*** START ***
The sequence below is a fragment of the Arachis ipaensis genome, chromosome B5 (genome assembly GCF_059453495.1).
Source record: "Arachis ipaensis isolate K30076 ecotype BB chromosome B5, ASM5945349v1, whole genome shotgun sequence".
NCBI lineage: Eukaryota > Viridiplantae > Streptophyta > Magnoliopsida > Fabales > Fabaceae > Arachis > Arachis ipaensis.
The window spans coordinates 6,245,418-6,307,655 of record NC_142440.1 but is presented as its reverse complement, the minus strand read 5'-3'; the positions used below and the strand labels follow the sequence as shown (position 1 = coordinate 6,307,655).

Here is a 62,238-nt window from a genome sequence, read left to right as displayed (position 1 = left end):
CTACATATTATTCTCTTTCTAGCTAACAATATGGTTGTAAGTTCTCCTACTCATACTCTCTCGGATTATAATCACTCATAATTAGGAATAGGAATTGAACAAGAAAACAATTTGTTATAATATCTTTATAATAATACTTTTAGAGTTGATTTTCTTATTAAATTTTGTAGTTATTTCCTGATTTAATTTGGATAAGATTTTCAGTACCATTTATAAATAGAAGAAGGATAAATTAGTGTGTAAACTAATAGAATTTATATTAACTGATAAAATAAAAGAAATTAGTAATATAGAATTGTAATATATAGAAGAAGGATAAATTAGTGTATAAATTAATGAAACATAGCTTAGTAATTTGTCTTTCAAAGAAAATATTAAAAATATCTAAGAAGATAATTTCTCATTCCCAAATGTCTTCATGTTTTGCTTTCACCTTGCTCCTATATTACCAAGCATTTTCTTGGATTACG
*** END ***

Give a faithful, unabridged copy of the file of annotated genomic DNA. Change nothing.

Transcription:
The sequence below is a fragment of the Arachis ipaensis genome, chromosome B5 (genome assembly GCF_059453495.1).
Source record: "Arachis ipaensis isolate K30076 ecotype BB chromosome B5, ASM5945349v1, whole genome shotgun sequence".
NCBI lineage: Eukaryota > Viridiplantae > Streptophyta > Magnoliopsida > Fabales > Fabaceae > Arachis > Arachis ipaensis.
The window spans coordinates 6,245,418-6,307,655 of record NC_142440.1 but is presented as its reverse complement, the minus strand read 5'-3'; the positions used below and the strand labels follow the sequence as shown (position 1 = coordinate 6,307,655).

Here is a 62,238-nt window from a genome sequence, read left to right as displayed (position 1 = left end):
CTACATATTATTCTCTTTCTAGCTAACAATATGGTTGTAAGTTCTCCTACTCATACTCTCTCGGATTATAATCACTCATAATTAGGAATAGGAATTGAACAAGAAAACAATTTGTTATAATATCTTTATAATAATACTTTTAGAGTTGATTTTCTTATTAAATTTTGTAGTTATTTCCTGATTTAATTTGGATAAGATTTTCAGTACCATTTATAAATAGAAGAAGGATAAATTAGTGTGTAAACTAATAGAATTTATATTAACTGATAAAATAAAAGAAATTAGTAATATAGAATTGTAATATATAGAAGAAGGATAAATTAGTGTATAAATTAATGAAACATAGCTTAGTAATTTGTCTTTCAAAGAAAATATTAAAAATATCTAAGAAGATAATTTCTCATTCCCAAATGTCTTCATGTTTTGCTTTCACCTTGCTCCTATATTACCAAGCATTTTCTTGGATTACG